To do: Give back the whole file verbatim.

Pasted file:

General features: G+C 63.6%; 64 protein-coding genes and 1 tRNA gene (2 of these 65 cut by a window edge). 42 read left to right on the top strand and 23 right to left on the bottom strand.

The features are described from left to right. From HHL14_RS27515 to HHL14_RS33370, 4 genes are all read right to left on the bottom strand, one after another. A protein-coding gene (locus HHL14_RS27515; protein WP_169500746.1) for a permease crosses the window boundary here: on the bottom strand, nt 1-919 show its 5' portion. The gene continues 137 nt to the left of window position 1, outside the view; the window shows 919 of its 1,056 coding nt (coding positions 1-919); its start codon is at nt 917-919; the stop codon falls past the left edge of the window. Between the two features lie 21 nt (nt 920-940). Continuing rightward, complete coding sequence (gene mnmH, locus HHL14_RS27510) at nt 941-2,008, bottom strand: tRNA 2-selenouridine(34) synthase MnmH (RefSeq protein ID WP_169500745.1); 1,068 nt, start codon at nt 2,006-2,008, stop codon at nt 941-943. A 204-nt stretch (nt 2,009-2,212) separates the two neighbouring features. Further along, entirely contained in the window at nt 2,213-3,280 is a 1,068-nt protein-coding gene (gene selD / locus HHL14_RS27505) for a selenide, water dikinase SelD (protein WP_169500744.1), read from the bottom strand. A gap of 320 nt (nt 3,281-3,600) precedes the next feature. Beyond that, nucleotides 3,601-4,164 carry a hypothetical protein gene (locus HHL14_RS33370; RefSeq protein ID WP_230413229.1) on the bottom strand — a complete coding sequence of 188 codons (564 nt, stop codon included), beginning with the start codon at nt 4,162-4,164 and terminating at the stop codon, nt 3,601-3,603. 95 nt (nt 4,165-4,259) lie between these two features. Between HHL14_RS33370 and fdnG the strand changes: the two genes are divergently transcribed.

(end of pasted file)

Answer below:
General features: G+C 63.6%; 64 protein-coding genes and 1 tRNA gene (2 of these 65 cut by a window edge). 42 read left to right on the top strand and 23 right to left on the bottom strand.

The features are described from left to right. From HHL14_RS27515 to HHL14_RS33370, 4 genes are all read right to left on the bottom strand, one after another. A protein-coding gene (locus HHL14_RS27515; protein WP_169500746.1) for a permease crosses the window boundary here: on the bottom strand, nt 1-919 show its 5' portion. The gene continues 137 nt to the left of window position 1, outside the view; the window shows 919 of its 1,056 coding nt (coding positions 1-919); its start codon is at nt 917-919; the stop codon falls past the left edge of the window. Between the two features lie 21 nt (nt 920-940). Continuing rightward, complete coding sequence (gene mnmH, locus HHL14_RS27510) at nt 941-2,008, bottom strand: tRNA 2-selenouridine(34) synthase MnmH (RefSeq protein ID WP_169500745.1); 1,068 nt, start codon at nt 2,006-2,008, stop codon at nt 941-943. A 204-nt stretch (nt 2,009-2,212) separates the two neighbouring features. Further along, entirely contained in the window at nt 2,213-3,280 is a 1,068-nt protein-coding gene (gene selD / locus HHL14_RS27505) for a selenide, water dikinase SelD (protein WP_169500744.1), read from the bottom strand. A gap of 320 nt (nt 3,281-3,600) precedes the next feature. Beyond that, nucleotides 3,601-4,164 carry a hypothetical protein gene (locus HHL14_RS33370; RefSeq protein ID WP_230413229.1) on the bottom strand — a complete coding sequence of 188 codons (564 nt, stop codon included), beginning with the start codon at nt 4,162-4,164 and terminating at the stop codon, nt 3,601-3,603. 95 nt (nt 4,165-4,259) lie between these two features. Between HHL14_RS33370 and fdnG the strand changes: the two genes are divergently transcribed.